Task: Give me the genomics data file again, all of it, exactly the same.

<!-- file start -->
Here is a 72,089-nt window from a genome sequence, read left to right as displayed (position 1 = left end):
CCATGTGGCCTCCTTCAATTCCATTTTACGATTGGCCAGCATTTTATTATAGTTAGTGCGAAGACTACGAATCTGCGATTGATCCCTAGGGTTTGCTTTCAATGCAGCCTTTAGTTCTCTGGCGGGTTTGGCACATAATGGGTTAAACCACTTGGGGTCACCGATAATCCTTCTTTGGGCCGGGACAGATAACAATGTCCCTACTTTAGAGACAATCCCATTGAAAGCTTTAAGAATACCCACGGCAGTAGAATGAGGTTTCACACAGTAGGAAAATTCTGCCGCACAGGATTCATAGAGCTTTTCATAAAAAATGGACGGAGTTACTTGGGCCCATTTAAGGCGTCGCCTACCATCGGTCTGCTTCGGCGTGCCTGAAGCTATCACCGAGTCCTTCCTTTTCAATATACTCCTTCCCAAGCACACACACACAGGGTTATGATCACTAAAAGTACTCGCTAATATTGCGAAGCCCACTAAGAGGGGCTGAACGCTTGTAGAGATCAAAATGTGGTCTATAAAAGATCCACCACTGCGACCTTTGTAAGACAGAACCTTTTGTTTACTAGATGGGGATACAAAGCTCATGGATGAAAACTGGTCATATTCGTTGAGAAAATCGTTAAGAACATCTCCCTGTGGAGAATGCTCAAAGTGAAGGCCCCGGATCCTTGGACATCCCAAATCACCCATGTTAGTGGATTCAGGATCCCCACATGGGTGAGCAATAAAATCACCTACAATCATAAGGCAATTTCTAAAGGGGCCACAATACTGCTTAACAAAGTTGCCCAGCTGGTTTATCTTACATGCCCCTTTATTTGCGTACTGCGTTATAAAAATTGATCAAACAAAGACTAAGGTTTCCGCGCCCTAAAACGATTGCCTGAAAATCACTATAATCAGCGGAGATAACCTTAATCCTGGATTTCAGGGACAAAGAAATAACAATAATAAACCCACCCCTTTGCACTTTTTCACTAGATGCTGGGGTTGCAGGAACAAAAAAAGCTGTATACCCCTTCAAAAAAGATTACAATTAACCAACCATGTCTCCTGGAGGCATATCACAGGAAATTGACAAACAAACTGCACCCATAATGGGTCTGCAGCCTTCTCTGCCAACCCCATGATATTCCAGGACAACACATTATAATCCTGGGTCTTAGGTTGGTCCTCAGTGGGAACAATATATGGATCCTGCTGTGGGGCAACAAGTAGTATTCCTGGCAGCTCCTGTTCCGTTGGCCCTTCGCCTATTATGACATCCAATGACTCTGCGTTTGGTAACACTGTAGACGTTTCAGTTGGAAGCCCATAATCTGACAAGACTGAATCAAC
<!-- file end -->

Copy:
Here is a 72,089-nt window from a genome sequence, read left to right as displayed (position 1 = left end):
CCATGTGGCCTCCTTCAATTCCATTTTACGATTGGCCAGCATTTTATTATAGTTAGTGCGAAGACTACGAATCTGCGATTGATCCCTAGGGTTTGCTTTCAATGCAGCCTTTAGTTCTCTGGCGGGTTTGGCACATAATGGGTTAAACCACTTGGGGTCACCGATAATCCTTCTTTGGGCCGGGACAGATAACAATGTCCCTACTTTAGAGACAATCCCATTGAAAGCTTTAAGAATACCCACGGCAGTAGAATGAGGTTTCACACAGTAGGAAAATTCTGCCGCACAGGATTCATAGAGCTTTTCATAAAAAATGGACGGAGTTACTTGGGCCCATTTAAGGCGTCGCCTACCATCGGTCTGCTTCGGCGTGCCTGAAGCTATCACCGAGTCCTTCCTTTTCAATATACTCCTTCCCAAGCACACACACACAGGGTTATGATCACTAAAAGTACTCGCTAATATTGCGAAGCCCACTAAGAGGGGCTGAACGCTTGTAGAGATCAAAATGTGGTCTATAAAAGATCCACCACTGCGACCTTTGTAAGACAGAACCTTTTGTTTACTAGATGGGGATACAAAGCTCATGGATGAAAACTGGTCATATTCGTTGAGAAAATCGTTAAGAACATCTCCCTGTGGAGAATGCTCAAAGTGAAGGCCCCGGATCCTTGGACATCCCAAATCACCCATGTTAGTGGATTCAGGATCCCCACATGGGTGAGCAATAAAATCACCTACAATCATAAGGCAATTTCTAAAGGGGCCACAATACTGCTTAACAAAGTTGCCCAGCTGGTTTATCTTACATGCCCCTTTATTTGCGTACTGCGTTATAAAAATTGATCAAACAAAGACTAAGGTTTCCGCGCCCTAAAACGATTGCCTGAAAATCACTATAATCAGCGGAGATAACCTTAATCCTGGATTTCAGGGACAAAGAAATAACAATAATAAACCCACCCCTTTGCACTTTTTCACTAGATGCTGGGGTTGCAGGAACAAAAAAAGCTGTATACCCCTTCAAAAAAGATTACAATTAACCAACCATGTCTCCTGGAGGCATATCACAGGAAATTGACAAACAAACTGCACCCATAATGGGTCTGCAGCCTTCTCTGCCAACCCCATGATATTCCAGGACAACACATTATAATCCTGGGTCTTAGGTTGGTCCTCAGTGGGAACAATATATGGATCCTGCTGTGGGGCAACAAGTAGTATTCCTGGCAGCTCCTGTTCCGTTGGCCCTTCGCCTATTATGACATCCAATGACTCTGCGTTTGGTAACACTGTAGACGTTTCAGTTGGAAGCCCATAATCTGACAAGACTGAATCAAC